If you want to cash in a defined benefit pension, there is a lot that you need to keep in mind. While you might be able to transfer out of a defined benefit pension, it must be transferred into another pension vehicle such as an existing personal pension, an existing employer pension or a SIPP or SAAS.
However, it is not possible to transfer out of all defined benefit pensions. For unfunded public pension schemes – such as those for the armed forces, emergency services and teachers – the rules mean that you cannot transfer out of the scheme. Saying that the benefits of these pension schemes are abundant and there is little reason that you would want to leave one.
If you have a funded private pension scheme, it is likely that you can opt-out of your defined benefit pension and transfer to another. But, just because you can, it doesn’t mean that you should. There are high risks attached to final salary pension transfers and it is vital that you navigate your decision with the support of a qualified pension transfer specialist.
Can defined benefit pensions be cashed in?
Requests for Pension Transfers have seen a significant increase since pension freedoms were introduced in 2015. Although 2020 and 2021 have seen fewer people opting to cash in their final salary pension than the highs of 2018, there are still plenty of people wondering if final salary pensions can be cashed in.
It is important to know that not all Final Salary pensions can be cashed in. If you’re in an unfunded public sector scheme i.e. Teachers, Emergency Services or the Armed Forces you are not able to transfer out.
If you are in a funded scheme – normally held in the private sector you should be able to transfer your pension.
However, if your pension transfer value is worth more than £30,000 it is a regulatory requirement that you receive advice from a Qualified Pension Transfer Specialist before moving your pension.
On top of this, most of the main Pension providers now require proof that you have not only received financial advice from a qualified individual but that you also have a positive recommendation to transfer.
If you are able to transfer out, that doesn’t necessarily mean that you should. For a lot of people staying put is the best course of action.
Think of cashing in your Defined Benefit pension? Check out Final Salary Pension transfer guide or read Should I Transfer My Final Salary Pension to a SIPP?
How do I cash in a defined benefit pension?
It’s not possible to simplycash in a defined benefit pension. If your defined benefit pension is worth more than £10,000 it needs to be transferred to a defined contribution pension before you can access your money.
If your pension is worth over £30,000 it is a regulatory requirement that you receive advice from a Qualified Pension Transfer Specialist before moving your pension. On top of this, all but one of the main SIPP providers now require proof that you have not only received financial advice from a qualified individual but that you also have a positive recommendation to transfer.
The first step is therefore to engage a qualified pension transfer specialist. Once you have chosen the right financial advisor for you, you will work alongside them to collate as much information and advice as possible. Your financial advisor will compile a comprehensive report packed with risk analysis and recommendations. The report will be based on in-depth research and an analysis of your financial situation and unique circumstances; they will then lay their findings out alongside the true benefits that you are giving up.
If this report provides a positive outcome, then you will use it to apply to your pension scheme administrator to have your pension transferred into a new pension arrangement.
Even with the £30,000 threshold, it is getting less and less likely that you can transfer out of your defined benefit pension on your own. This is due not only to the risk attached to final salary pensions but also the enormous benefit of working with a final salary pension transfer specialist; they are worth their weight in gold.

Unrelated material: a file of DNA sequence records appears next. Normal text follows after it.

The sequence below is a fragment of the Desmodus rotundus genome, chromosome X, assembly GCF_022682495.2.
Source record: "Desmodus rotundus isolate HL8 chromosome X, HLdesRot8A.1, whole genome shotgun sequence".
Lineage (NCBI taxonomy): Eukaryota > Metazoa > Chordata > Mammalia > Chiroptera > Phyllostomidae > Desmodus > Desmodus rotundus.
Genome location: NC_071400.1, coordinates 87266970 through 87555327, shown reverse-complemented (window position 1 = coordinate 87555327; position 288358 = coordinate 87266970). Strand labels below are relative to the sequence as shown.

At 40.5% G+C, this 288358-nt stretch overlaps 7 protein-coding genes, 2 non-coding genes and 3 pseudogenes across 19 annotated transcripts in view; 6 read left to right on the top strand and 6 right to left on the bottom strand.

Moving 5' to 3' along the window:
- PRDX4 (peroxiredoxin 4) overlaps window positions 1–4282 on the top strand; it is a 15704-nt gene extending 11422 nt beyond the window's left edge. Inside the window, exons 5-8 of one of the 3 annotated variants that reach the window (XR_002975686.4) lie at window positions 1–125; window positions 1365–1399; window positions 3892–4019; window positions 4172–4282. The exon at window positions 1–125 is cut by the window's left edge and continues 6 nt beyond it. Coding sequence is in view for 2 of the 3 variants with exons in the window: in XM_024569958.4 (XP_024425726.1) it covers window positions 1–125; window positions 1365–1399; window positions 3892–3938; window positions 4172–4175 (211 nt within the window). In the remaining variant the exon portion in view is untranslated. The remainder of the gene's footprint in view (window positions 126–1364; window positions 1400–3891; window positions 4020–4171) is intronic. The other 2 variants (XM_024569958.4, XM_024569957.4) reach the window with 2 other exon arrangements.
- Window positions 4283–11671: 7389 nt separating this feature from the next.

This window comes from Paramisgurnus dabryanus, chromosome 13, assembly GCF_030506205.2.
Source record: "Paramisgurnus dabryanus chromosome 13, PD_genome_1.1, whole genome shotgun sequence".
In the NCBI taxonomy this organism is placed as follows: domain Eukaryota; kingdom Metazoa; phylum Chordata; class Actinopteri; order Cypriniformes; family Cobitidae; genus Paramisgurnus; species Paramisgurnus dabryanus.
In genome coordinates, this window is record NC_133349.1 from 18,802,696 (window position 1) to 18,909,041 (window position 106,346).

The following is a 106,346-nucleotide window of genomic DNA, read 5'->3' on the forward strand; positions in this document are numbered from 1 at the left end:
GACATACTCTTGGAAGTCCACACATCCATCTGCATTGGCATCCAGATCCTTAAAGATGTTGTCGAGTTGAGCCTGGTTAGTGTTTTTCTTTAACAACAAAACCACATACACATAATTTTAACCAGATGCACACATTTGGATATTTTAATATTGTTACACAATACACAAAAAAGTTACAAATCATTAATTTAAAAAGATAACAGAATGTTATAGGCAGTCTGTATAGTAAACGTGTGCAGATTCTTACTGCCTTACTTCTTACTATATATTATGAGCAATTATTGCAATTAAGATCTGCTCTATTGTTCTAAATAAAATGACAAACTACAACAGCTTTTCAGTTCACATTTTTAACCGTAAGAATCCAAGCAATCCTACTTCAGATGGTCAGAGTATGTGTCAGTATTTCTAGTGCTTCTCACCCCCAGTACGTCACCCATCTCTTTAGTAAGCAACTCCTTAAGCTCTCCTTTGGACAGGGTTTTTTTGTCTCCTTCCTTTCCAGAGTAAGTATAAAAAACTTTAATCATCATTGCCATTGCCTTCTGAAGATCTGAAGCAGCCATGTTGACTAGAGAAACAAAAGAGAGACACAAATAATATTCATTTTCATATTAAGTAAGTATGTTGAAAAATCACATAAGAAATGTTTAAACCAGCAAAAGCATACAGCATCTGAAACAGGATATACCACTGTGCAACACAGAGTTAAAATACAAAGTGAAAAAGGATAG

How much does it cost to cash in a defined benefit pension?
Defined benefit pension transfer advice is not cheap. There’s a common misconception amongst those looking tocash in a defined benefit pension that it’s a box-ticking exercise and that they merely require a signature to show that they’ve had advice. The reality is very different.
The cost of the pension transfer relates directly to the fact that this is a highly specialised area of financial advice that can only be carried out by a qualified pension transfer specialist and the nature of the work is high-risk for your financial advisor to take on; they are, after all, liable for any ‘bad’ advice they provide.
The cost of transferring a defined benefit pension depends on which pension transfer specialist you choose and also how much your transfer value is worth.
All financial advisors will price final salary pension transfers differently. Here at 2020 Financial, the cost of a defined benefit pension transfer is:
|Service||Initial Fee||Ongoing Fee|
|Pension Transfer up to £75000||4% of initial investment e.g. e.g. £50,000 investment = £2,000 fee||0.75% of fund value annually (paid monthly)*|
|Pension Transfer between £75,000 and £150,000**||3% of initial investment e.g. £100,000 investment = £3,000 fee||0.75% of fund value annually (paid monthly)*|
|Pension Transfer between £150,000 and £350,000||2% of initial investment e.g. £200,000 investment = £4,000 fee||0.75% of fund value annually (paid monthly)*|
|Pension Transfer between £350,000 and £500,000||1.5% of initial investment e.g. £400,000 investment = £6,000 fee||0.75% of fund value annually (paid monthly)*|
|Pension Transfer above £500,000||1% of initial investment e.g. £800,000 investment = £8,000 fee||0.75% of fund value annually (paid monthly)*|
|Pension Transfer above £1million||POA||negotiable depending on size of fund|
|Pension Transfer above £2million||POA||negotiable depending on size of fund|
Because of changes to industry rules that now bans contingent charging, you’ll pay the same for transfer advice whether you ultimately opt to transfer or not. This ensures that there’s no conflict of interest in telling you to stay or move.
It’s worth noting that while some providers offer a fixed fee scheme for pension transfers, this price does not cover you if you get a negative report; so, you could pay out a considerable chunk of money and still find yourself unable to transfer your pension at the end.